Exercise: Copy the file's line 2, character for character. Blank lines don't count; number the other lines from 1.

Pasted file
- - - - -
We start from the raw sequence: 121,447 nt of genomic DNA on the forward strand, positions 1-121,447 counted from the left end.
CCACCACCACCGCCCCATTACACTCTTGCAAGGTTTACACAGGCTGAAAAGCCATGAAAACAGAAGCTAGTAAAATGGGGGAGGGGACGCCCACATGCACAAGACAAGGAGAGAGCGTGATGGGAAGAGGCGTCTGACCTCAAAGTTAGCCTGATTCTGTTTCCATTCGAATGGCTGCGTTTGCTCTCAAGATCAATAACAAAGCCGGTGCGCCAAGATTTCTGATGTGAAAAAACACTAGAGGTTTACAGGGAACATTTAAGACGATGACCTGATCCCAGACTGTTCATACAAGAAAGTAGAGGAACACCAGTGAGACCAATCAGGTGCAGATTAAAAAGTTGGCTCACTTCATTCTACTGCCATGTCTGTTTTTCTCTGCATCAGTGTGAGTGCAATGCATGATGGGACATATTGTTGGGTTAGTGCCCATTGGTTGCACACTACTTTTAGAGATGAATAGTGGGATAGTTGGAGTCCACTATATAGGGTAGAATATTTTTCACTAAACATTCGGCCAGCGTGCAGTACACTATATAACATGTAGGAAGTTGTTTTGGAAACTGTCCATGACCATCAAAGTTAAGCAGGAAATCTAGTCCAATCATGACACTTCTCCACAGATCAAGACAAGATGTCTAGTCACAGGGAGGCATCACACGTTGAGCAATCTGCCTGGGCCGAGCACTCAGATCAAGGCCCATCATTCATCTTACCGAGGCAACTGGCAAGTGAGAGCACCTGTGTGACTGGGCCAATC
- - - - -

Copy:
CCACCACCACCGCCCCATTACACTCTTGCAAGGTTTACACAGGCTGAAAAGCCATGAAAACAGAAGCTAGTAAAATGGGGGAGGGGACGCCCACATGCACAAGACAAGGAGAGAGCGTGATGGGAAGAGGCGTCTGACCTCAAAGTTAGCCTGATTCTGTTTCCATTCGAATGGCTGCGTTTGCTCTCAAGATCAATAACAAAGCCGGTGCGCCAAGATTTCTGATGTGAAAAAACACTAGAGGTTTACAGGGAACATTTAAGACGATGACCTGATCCCAGACTGTTCATACAAGAAAGTAGAGGAACACCAGTGAGACCAATCAGGTGCAGATTAAAAAGTTGGCTCACTTCATTCTACTGCCATGTCTGTTTTTCTCTGCATCAGTGTGAGTGCAATGCATGATGGGACATATTGTTGGGTTAGTGCCCATTGGTTGCACACTACTTTTAGAGATGAATAGTGGGATAGTTGGAGTCCACTATATAGGGTAGAATATTTTTCACTAAACATTCGGCCAGCGTGCAGTACACTATATAACATGTAGGAAGTTGTTTTGGAAACTGTCCATGACCATCAAAGTTAAGCAGGAAATCTAGTCCAATCATGACACTTCTCCACAGATCAAGACAAGATGTCTAGTCACAGGGAGGCATCACACGTTGAGCAATCTGCCTGGGCCGAGCACTCAGATCAAGGCCCATCATTCATCTTACCGAGGCAACTGGCAAGTGAGAGCACCTGTGTGACTGGGCCAATC